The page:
Friday, November 17, 2006

Message Received

Originally uploaded by kimxtom.

Lately I have been getting the message from God that I need a more disciplined spiritual life. That has been a hard thing for me to admit to myself since I am a professional praying person. However, although I spend a good bit of time praying with and for other people, lately I haven't spent a lot of time with God on my own.

The first sign came to me when I was teaching an adult Sunday school class on prayer. The ifrst class was about prayer and worship, and I had lots of ideas for that. But the second class was about personal prayer and devotion and as I was getting ready for the class, I realized I had a lot less to say here. I tried to rationalize it: it's a personal thing, everyone prays differently. But the thought came to me then: maybe you don't feel comfortable talking about this because you don't do it enough yourself.

Then I had a "coaching call" with my District Superintendent. I mentioned that my personal prayer life and self-care were kind of lacking at the moment, and he was very helpful and supportive, telling me, whatever you are able to do is good--it's better than nothing. I felt better, less guilty, but after a while that nagging feeling came back. There is something missing in my spiritual life...

Then last week I went to the last meeting of the Young Clergy Leadership group that I have been a part of the last two years. The focus of the gathering was on sustaining ourselves and not getting burned out. Several of the speakers talked about the need to maintain a prayer discipline. One pastor put it this way: If we are called to love God with heart, soul, mind and strength, you need to make time every week to nourish all of these parts of yourself. Exercise, fun, time with family, time for study, rest...and pray.

OK. I get it.

So this week I have been trying to make more time for God. I try to get up before everyone in my house so I can have some time alone in prayer. Or the first thing I do when I get to church in the morning is head for the chapel or the sanctuary to read and pray. And you know what? It's working. I feel more at peace, more centered, grounded, connected to God.

We talked about this at Mondays @ Mayorga this week, too. And there was lots of good sharing among the group about ways that they make time for God--going for a jog and making it a time of prayer, making a daily list of 5 things you are grateful for, listening to Christian music or radio in the car or at work, walk a labyrinth...these are all great ways to find time for God in the midst of our busy and hectic lives.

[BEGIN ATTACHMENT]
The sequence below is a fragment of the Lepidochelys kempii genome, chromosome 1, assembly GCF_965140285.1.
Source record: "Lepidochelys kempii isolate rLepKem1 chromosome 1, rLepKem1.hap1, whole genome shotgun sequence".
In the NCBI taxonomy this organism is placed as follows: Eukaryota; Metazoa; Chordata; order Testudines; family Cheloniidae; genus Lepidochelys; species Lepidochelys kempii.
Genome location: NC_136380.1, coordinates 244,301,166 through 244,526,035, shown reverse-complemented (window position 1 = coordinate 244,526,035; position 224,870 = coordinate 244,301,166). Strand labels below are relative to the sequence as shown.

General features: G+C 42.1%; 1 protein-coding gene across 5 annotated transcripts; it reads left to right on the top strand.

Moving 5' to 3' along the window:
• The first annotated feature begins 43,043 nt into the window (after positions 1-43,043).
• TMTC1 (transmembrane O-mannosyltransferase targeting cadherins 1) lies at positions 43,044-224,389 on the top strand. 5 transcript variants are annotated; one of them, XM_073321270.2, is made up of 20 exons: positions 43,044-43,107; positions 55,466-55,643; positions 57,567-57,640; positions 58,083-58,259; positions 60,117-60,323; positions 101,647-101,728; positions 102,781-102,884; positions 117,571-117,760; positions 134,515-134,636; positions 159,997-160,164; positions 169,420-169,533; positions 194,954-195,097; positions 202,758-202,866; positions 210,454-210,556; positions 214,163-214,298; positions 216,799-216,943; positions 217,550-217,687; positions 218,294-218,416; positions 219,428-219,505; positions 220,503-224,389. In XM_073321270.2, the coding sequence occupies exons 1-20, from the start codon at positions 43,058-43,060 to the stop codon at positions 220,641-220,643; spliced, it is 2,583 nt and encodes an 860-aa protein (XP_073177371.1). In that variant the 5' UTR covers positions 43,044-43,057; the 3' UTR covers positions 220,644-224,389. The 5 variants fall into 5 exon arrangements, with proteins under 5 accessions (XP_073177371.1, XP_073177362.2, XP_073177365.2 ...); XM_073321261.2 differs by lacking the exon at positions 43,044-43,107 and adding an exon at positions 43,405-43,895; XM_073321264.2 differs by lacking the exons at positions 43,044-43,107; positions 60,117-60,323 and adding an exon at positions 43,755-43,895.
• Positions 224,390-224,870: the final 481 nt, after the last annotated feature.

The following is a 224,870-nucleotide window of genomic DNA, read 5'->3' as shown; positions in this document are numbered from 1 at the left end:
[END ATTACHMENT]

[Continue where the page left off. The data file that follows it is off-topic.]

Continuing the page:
So, however you can do it, I truly encourage you to take some time alone for you and God this week. Talk, listen, journal, read, sing, walk. Whatever works for you. I know from personal experience, it can be hard to make the time, but I am also learning how much it matters, too.

Tuesday, November 07, 2006

Election Day

Originally uploaded by aughra.

I beleive that voting is an important civic duty.

And today is the first election in 14 years in which I will not cast a ballot.

I know. I should have. I just didn't get my act together in time to get registered in Maryland. But if I'm honest, my not getting registered to vote probably has as much to do with a lack of motivation, fed by my growing cynicism about politics, as it does with my disorganization.

These words of Daniel Berrigan, the (in) famous peace activist and Jesuit priest who spent time in prison for his civil disobedience against government policies on racism, nuclear arms, and most famously Vietnam, resonate with my own feelings today:

I can only tell you what I believe;
I believe: I cannot be saved by foreign policies.
I cannot be saved by the sexual revolution.
I cannot be saved by the gross national product.
I cannot be saved by nuclear deterrents.
I cannot be saved by aldermen, priests, artists, plumbers, city planners, social engineers,
nor by the Vatican, nor by the World Buddhist Association,
nor by Hitler, nor by Joan of Arc, nor by angels and archangels, nor by powers and dominions,
I can be saved only by Jesus Christ.

On his blog "The Journey with Jesus: Notes to Myself," Dan Clendenin adds:

I cannot be saved by George Bush or Jesse Jackson, by Hillary Clinton or Condi Rice, nor by their successors or opponents. I cannot be saved by Green Peace or the ACLU, by Focus on the Family or by Promise Keepers.

I am glad that there are many others who will exercise their democratic privilege today and vote. By all means, you should go vote today. But as you do, I pray that we will keep in mind the words of the Psalmist: "Blessed is the one whose help is in the God of Jacob, whose hope is in the Lord his God" (146:5).